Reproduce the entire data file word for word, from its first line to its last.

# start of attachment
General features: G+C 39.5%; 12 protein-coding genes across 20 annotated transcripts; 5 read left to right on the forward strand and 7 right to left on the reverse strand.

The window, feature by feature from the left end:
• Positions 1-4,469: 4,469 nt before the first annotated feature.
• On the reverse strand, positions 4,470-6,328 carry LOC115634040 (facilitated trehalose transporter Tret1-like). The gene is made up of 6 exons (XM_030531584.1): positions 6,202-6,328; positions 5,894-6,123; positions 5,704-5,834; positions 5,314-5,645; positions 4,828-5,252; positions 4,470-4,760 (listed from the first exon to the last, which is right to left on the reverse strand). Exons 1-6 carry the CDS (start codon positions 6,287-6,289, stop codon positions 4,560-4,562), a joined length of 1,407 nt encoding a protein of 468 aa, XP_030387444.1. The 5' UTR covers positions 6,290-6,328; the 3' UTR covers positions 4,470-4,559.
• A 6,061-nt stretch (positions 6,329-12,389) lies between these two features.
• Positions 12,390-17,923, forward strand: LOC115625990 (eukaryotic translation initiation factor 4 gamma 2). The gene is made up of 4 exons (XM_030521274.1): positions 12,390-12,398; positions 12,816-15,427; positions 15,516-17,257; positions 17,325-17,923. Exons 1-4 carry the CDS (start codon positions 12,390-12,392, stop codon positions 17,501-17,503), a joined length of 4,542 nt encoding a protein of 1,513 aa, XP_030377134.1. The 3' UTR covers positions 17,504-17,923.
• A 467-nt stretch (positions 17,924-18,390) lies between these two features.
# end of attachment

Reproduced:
General features: G+C 39.5%; 12 protein-coding genes across 20 annotated transcripts; 5 read left to right on the forward strand and 7 right to left on the reverse strand.

The window, feature by feature from the left end:
• Positions 1-4,469: 4,469 nt before the first annotated feature.
• On the reverse strand, positions 4,470-6,328 carry LOC115634040 (facilitated trehalose transporter Tret1-like). The gene is made up of 6 exons (XM_030531584.1): positions 6,202-6,328; positions 5,894-6,123; positions 5,704-5,834; positions 5,314-5,645; positions 4,828-5,252; positions 4,470-4,760 (listed from the first exon to the last, which is right to left on the reverse strand). Exons 1-6 carry the CDS (start codon positions 6,287-6,289, stop codon positions 4,560-4,562), a joined length of 1,407 nt encoding a protein of 468 aa, XP_030387444.1. The 5' UTR covers positions 6,290-6,328; the 3' UTR covers positions 4,470-4,559.
• A 6,061-nt stretch (positions 6,329-12,389) lies between these two features.
• Positions 12,390-17,923, forward strand: LOC115625990 (eukaryotic translation initiation factor 4 gamma 2). The gene is made up of 4 exons (XM_030521274.1): positions 12,390-12,398; positions 12,816-15,427; positions 15,516-17,257; positions 17,325-17,923. Exons 1-4 carry the CDS (start codon positions 12,390-12,392, stop codon positions 17,501-17,503), a joined length of 4,542 nt encoding a protein of 1,513 aa, XP_030377134.1. The 3' UTR covers positions 17,504-17,923.
• A 467-nt stretch (positions 17,924-18,390) lies between these two features.